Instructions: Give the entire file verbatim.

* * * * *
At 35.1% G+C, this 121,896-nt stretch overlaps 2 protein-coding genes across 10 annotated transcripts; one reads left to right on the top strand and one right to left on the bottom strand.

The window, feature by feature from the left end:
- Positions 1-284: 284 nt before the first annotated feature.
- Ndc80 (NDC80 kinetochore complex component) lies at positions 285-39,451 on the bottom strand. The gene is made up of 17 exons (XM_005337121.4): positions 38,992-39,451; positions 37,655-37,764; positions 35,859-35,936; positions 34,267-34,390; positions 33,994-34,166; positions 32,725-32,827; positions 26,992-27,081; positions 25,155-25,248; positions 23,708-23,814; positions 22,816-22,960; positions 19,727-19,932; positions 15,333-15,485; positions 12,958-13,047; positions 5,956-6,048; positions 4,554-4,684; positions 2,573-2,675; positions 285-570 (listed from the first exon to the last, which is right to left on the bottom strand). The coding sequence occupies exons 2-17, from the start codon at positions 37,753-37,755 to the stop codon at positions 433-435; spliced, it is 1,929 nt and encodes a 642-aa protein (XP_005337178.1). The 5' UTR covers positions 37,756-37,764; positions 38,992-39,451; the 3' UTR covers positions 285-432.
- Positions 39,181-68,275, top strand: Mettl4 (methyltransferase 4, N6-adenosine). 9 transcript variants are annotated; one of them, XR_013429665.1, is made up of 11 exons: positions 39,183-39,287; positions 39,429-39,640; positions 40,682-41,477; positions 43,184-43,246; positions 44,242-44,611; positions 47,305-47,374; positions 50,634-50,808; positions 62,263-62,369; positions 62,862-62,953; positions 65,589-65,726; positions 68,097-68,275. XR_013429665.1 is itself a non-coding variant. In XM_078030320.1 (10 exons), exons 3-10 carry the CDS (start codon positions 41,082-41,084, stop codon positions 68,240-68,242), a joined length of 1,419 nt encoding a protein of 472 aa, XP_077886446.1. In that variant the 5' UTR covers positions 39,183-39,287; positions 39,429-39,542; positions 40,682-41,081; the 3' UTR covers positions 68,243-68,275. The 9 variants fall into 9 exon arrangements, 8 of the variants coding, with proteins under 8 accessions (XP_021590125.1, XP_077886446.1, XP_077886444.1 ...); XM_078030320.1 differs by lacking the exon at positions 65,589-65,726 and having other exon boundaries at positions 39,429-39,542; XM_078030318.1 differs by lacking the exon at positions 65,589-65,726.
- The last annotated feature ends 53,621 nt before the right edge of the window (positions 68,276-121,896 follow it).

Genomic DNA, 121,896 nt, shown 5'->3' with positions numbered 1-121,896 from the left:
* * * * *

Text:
At 35.1% G+C, this 121,896-nt stretch overlaps 2 protein-coding genes across 10 annotated transcripts; one reads left to right on the top strand and one right to left on the bottom strand.

The window, feature by feature from the left end:
- Positions 1-284: 284 nt before the first annotated feature.
- Ndc80 (NDC80 kinetochore complex component) lies at positions 285-39,451 on the bottom strand. The gene is made up of 17 exons (XM_005337121.4): positions 38,992-39,451; positions 37,655-37,764; positions 35,859-35,936; positions 34,267-34,390; positions 33,994-34,166; positions 32,725-32,827; positions 26,992-27,081; positions 25,155-25,248; positions 23,708-23,814; positions 22,816-22,960; positions 19,727-19,932; positions 15,333-15,485; positions 12,958-13,047; positions 5,956-6,048; positions 4,554-4,684; positions 2,573-2,675; positions 285-570 (listed from the first exon to the last, which is right to left on the bottom strand). The coding sequence occupies exons 2-17, from the start codon at positions 37,753-37,755 to the stop codon at positions 433-435; spliced, it is 1,929 nt and encodes a 642-aa protein (XP_005337178.1). The 5' UTR covers positions 37,756-37,764; positions 38,992-39,451; the 3' UTR covers positions 285-432.
- Positions 39,181-68,275, top strand: Mettl4 (methyltransferase 4, N6-adenosine). 9 transcript variants are annotated; one of them, XR_013429665.1, is made up of 11 exons: positions 39,183-39,287; positions 39,429-39,640; positions 40,682-41,477; positions 43,184-43,246; positions 44,242-44,611; positions 47,305-47,374; positions 50,634-50,808; positions 62,263-62,369; positions 62,862-62,953; positions 65,589-65,726; positions 68,097-68,275. XR_013429665.1 is itself a non-coding variant. In XM_078030320.1 (10 exons), exons 3-10 carry the CDS (start codon positions 41,082-41,084, stop codon positions 68,240-68,242), a joined length of 1,419 nt encoding a protein of 472 aa, XP_077886446.1. In that variant the 5' UTR covers positions 39,183-39,287; positions 39,429-39,542; positions 40,682-41,081; the 3' UTR covers positions 68,243-68,275. The 9 variants fall into 9 exon arrangements, 8 of the variants coding, with proteins under 8 accessions (XP_021590125.1, XP_077886446.1, XP_077886444.1 ...); XM_078030320.1 differs by lacking the exon at positions 65,589-65,726 and having other exon boundaries at positions 39,429-39,542; XM_078030318.1 differs by lacking the exon at positions 65,589-65,726.
- The last annotated feature ends 53,621 nt before the right edge of the window (positions 68,276-121,896 follow it).

Genomic DNA, 121,896 nt, shown 5'->3' with positions numbered 1-121,896 from the left: